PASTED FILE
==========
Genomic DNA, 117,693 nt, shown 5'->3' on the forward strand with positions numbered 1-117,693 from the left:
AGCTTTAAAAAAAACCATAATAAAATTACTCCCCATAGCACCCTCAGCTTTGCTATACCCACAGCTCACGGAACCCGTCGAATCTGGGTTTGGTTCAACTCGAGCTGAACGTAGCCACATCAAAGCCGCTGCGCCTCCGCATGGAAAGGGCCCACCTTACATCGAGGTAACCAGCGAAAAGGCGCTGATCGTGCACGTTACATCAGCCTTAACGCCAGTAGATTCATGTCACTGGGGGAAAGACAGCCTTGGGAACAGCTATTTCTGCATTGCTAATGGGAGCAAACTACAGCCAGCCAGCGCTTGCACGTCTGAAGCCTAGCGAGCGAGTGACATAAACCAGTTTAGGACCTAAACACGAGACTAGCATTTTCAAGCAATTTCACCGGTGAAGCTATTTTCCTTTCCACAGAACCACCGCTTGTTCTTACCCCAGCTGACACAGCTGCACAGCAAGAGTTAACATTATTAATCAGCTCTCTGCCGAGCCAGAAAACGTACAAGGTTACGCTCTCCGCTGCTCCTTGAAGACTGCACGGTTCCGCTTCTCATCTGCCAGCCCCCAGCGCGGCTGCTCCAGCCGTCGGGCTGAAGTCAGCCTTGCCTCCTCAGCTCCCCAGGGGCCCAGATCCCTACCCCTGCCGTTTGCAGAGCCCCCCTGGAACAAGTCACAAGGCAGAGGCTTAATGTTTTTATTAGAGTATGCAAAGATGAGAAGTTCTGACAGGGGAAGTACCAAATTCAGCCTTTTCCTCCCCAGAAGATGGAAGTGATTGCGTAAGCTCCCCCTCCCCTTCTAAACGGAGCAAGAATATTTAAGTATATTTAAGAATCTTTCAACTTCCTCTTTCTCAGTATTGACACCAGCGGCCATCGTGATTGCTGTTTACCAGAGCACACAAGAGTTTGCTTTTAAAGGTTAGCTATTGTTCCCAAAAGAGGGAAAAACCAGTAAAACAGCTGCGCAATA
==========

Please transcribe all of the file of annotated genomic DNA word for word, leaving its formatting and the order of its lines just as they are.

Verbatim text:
Genomic DNA, 117,693 nt, shown 5'->3' on the forward strand with positions numbered 1-117,693 from the left:
AGCTTTAAAAAAAACCATAATAAAATTACTCCCCATAGCACCCTCAGCTTTGCTATACCCACAGCTCACGGAACCCGTCGAATCTGGGTTTGGTTCAACTCGAGCTGAACGTAGCCACATCAAAGCCGCTGCGCCTCCGCATGGAAAGGGCCCACCTTACATCGAGGTAACCAGCGAAAAGGCGCTGATCGTGCACGTTACATCAGCCTTAACGCCAGTAGATTCATGTCACTGGGGGAAAGACAGCCTTGGGAACAGCTATTTCTGCATTGCTAATGGGAGCAAACTACAGCCAGCCAGCGCTTGCACGTCTGAAGCCTAGCGAGCGAGTGACATAAACCAGTTTAGGACCTAAACACGAGACTAGCATTTTCAAGCAATTTCACCGGTGAAGCTATTTTCCTTTCCACAGAACCACCGCTTGTTCTTACCCCAGCTGACACAGCTGCACAGCAAGAGTTAACATTATTAATCAGCTCTCTGCCGAGCCAGAAAACGTACAAGGTTACGCTCTCCGCTGCTCCTTGAAGACTGCACGGTTCCGCTTCTCATCTGCCAGCCCCCAGCGCGGCTGCTCCAGCCGTCGGGCTGAAGTCAGCCTTGCCTCCTCAGCTCCCCAGGGGCCCAGATCCCTACCCCTGCCGTTTGCAGAGCCCCCCTGGAACAAGTCACAAGGCAGAGGCTTAATGTTTTTATTAGAGTATGCAAAGATGAGAAGTTCTGACAGGGGAAGTACCAAATTCAGCCTTTTCCTCCCCAGAAGATGGAAGTGATTGCGTAAGCTCCCCCTCCCCTTCTAAACGGAGCAAGAATATTTAAGTATATTTAAGAATCTTTCAACTTCCTCTTTCTCAGTATTGACACCAGCGGCCATCGTGATTGCTGTTTACCAGAGCACACAAGAGTTTGCTTTTAAAGGTTAGCTATTGTTCCCAAAAGAGGGAAAAACCAGTAAAACAGCTGCGCAATA